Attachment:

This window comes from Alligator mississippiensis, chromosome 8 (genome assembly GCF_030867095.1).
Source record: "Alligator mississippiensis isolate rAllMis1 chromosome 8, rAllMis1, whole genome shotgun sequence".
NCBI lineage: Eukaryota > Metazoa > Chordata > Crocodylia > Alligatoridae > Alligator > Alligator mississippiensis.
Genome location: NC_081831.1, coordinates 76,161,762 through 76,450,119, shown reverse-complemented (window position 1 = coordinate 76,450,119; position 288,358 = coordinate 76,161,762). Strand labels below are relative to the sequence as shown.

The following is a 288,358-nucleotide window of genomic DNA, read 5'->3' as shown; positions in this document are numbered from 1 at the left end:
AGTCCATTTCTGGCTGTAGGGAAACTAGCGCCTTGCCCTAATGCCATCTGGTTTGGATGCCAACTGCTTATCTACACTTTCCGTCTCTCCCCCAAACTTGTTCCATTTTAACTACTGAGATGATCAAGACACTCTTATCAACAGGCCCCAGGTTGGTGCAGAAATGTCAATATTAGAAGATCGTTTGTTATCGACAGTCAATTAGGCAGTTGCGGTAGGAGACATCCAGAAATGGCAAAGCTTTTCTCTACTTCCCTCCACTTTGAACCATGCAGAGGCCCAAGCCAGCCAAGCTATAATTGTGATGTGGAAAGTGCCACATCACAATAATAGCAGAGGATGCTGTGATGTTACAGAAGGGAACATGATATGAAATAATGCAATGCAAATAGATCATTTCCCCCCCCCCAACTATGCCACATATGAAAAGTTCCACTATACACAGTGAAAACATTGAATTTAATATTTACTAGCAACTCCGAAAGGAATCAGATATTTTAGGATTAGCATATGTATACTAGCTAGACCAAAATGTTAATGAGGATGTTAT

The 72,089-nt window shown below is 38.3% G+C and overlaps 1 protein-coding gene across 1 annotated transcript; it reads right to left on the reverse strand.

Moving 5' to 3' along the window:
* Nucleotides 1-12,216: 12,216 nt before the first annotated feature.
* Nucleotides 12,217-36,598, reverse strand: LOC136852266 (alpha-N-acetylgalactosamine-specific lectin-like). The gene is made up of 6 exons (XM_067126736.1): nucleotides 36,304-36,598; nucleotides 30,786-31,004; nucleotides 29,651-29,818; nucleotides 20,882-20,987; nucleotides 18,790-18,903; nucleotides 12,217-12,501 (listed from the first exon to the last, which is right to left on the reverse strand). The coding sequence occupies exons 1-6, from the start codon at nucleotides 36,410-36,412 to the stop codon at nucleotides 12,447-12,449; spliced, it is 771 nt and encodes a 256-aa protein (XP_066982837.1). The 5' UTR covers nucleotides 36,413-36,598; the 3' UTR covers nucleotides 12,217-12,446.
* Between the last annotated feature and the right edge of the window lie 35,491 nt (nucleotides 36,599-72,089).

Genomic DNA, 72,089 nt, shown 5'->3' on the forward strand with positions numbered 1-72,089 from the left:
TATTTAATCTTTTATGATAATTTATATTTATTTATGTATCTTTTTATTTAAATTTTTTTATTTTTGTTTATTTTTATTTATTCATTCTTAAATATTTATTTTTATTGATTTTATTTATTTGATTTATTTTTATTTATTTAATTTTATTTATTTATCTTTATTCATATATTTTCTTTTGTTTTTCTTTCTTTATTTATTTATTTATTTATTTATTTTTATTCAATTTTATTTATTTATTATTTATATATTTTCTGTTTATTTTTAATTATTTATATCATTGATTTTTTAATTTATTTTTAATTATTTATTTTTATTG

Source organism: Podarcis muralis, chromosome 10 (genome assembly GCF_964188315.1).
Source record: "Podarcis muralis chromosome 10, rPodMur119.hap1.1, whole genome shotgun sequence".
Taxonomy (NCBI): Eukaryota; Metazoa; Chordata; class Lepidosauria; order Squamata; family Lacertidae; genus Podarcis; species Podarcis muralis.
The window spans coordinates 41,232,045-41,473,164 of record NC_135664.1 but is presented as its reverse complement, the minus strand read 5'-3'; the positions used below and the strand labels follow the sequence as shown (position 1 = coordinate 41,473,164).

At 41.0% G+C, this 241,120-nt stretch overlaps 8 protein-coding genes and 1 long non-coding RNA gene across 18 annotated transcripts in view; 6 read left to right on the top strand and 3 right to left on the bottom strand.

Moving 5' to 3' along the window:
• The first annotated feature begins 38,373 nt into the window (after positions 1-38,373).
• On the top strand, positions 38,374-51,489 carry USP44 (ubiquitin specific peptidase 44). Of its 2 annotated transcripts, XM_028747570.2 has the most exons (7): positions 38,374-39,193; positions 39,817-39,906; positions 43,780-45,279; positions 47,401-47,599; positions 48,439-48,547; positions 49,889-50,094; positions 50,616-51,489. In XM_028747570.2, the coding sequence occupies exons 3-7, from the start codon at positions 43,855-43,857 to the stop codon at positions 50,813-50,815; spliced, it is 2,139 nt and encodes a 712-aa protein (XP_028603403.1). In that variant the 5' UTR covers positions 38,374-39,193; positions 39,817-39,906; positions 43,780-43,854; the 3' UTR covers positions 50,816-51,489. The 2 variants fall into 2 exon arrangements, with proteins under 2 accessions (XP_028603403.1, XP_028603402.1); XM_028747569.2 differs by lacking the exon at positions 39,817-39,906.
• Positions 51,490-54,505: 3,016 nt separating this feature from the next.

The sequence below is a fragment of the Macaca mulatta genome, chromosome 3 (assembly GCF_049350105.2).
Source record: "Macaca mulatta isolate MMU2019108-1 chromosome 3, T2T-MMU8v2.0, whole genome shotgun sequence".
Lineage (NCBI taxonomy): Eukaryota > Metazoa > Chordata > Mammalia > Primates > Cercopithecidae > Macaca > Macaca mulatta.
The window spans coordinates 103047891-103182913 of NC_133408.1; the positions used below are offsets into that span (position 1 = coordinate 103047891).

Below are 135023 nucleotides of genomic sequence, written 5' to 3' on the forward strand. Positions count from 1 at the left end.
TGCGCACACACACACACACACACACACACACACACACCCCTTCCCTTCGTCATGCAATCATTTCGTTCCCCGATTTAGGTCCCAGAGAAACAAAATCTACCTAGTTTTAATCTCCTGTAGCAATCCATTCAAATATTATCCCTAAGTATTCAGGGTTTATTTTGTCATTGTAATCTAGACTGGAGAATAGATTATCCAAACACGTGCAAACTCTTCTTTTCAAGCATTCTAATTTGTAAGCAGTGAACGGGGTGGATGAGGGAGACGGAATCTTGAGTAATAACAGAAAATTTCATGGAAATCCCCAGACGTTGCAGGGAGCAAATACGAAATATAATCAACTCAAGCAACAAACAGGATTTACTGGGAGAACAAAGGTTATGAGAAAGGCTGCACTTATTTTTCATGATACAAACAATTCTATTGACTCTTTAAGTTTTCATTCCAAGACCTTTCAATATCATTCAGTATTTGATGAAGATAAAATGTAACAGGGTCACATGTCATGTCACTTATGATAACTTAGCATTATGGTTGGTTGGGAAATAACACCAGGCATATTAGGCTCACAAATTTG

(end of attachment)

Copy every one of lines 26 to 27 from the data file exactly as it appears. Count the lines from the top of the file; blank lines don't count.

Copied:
The window spans coordinates 103047891-103182913 of NC_133408.1; the positions used below are offsets into that span (position 1 = coordinate 103047891).

Below are 135023 nucleotides of genomic sequence, written 5' to 3' on the forward strand. Positions count from 1 at the left end.